And didn’t mean changing everything out like windows etc .’
    I’m in “AWE “
    Thank you great blog !

  • Raewyn Mackie says:

    I think the yellow doors are screaming “look at me” which would be fine on a new architectural build. The black on black version is subdued but relevant. The house is older, not very pretty, but this scheme is modern and brings into into the new decade/centrury. In New Zealand we are nearly at saturation point with black houses (and kitchens) but people love them.

  • Carly says:

    In regards to the door, it is because it has warm undertones, compared with the cool undertones of the charcoal. It also seems to draw my attention to the windows above, where as the black glass doors don’t.

  • Joanne B. says:

    based on the “lesson” included in your post I would think the yellow is too much of a contrast against the main body of the house and makes the off-center doors stand out even more. And this would draw attention to the less than preferred offset front doors. The dark color and the dark doors and new landscaping suggestion is fantastic!

  • Alix says:

    It is the only part of the frontage that provides high contrast, and furthermore, the color doesn’t connect with anything else visible, so it sticks out like a sore thumb.

  • Linda Trammel says:

    The yellow is too much contrast! The black door looks much better along with the body color of the house and the new landscaping. That should all last for a long time until other options can fit in the budget. And if there is work to be done inside there will be time to focus on it. Great ideas to fix the problem!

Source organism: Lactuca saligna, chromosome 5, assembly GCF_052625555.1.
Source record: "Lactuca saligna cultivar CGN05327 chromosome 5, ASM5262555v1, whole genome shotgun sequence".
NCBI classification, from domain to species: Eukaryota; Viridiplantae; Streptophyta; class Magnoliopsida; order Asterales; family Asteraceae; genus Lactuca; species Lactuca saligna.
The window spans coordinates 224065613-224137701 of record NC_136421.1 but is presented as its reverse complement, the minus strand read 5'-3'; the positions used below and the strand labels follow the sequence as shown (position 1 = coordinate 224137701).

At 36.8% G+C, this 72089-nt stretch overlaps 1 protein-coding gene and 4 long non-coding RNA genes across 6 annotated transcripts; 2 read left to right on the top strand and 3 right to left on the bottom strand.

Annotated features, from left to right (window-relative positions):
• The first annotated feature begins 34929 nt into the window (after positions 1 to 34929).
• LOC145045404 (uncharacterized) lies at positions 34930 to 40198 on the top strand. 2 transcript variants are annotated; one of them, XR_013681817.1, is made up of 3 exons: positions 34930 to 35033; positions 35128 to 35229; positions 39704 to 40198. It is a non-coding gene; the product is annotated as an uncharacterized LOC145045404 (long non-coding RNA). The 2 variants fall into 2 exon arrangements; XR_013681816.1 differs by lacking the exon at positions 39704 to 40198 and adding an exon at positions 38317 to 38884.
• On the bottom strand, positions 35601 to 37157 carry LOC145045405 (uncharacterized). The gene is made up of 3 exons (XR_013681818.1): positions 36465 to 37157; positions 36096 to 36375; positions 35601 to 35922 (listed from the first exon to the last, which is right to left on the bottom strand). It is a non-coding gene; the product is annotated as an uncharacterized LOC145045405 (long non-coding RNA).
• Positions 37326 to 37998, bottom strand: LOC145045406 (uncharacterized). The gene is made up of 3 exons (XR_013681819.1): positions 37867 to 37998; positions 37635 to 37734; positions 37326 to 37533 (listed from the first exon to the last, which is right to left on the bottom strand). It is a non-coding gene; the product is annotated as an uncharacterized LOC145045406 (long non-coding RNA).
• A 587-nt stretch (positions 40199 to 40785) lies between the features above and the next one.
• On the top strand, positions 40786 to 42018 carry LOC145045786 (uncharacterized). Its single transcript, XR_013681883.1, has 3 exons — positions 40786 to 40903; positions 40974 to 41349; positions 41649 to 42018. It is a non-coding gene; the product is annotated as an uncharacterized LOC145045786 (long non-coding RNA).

• JJ says:

    I think the yellow door is a clean and dirty color problem.

  • Julie S says:

    Wow lady, you are amazing! That is amazing bang for the buck.
    I think the yellow doors don’t work because the brightness and shape look so similar to the upper windows my eye goes there too and thence notices all the asymmetry of the elevation all over.

  • Alita says:

    One thing about the yellow doors is that there is no other yellow to relate to so it stands out awkwardly. I think the fact that it’s not a solid door contributes to the effect.

  • Christie says:

    I would love to see the copper sculpture be a bottle tree with cobalt blue bottles. This would pick up on the blue / purple tones when the Birds of Paradise are in bloom. I would also add a cobalt blue pot on either side of the door with a tall skinny green plant.
    P.S. Is this house in LA ? Palm trees and a maple in the same yard ? Hmmm

  • celestial says:

    I think the yellow is too bold and it doesn’t relate/repeat in any other color area on the house or its environs. I do like the charcoal doors (which is odd, because I do not like black/dark usually), but maybe a lighter gray/silver/blue that would coordinate with the metal sculpture would work for the doors?

  • Marina says:

    Hi Maria,

    OH, I watched your video about the exterior course and found a couple of good advices for myself 👌 I hear for the first time about the importance of the contrast of trims …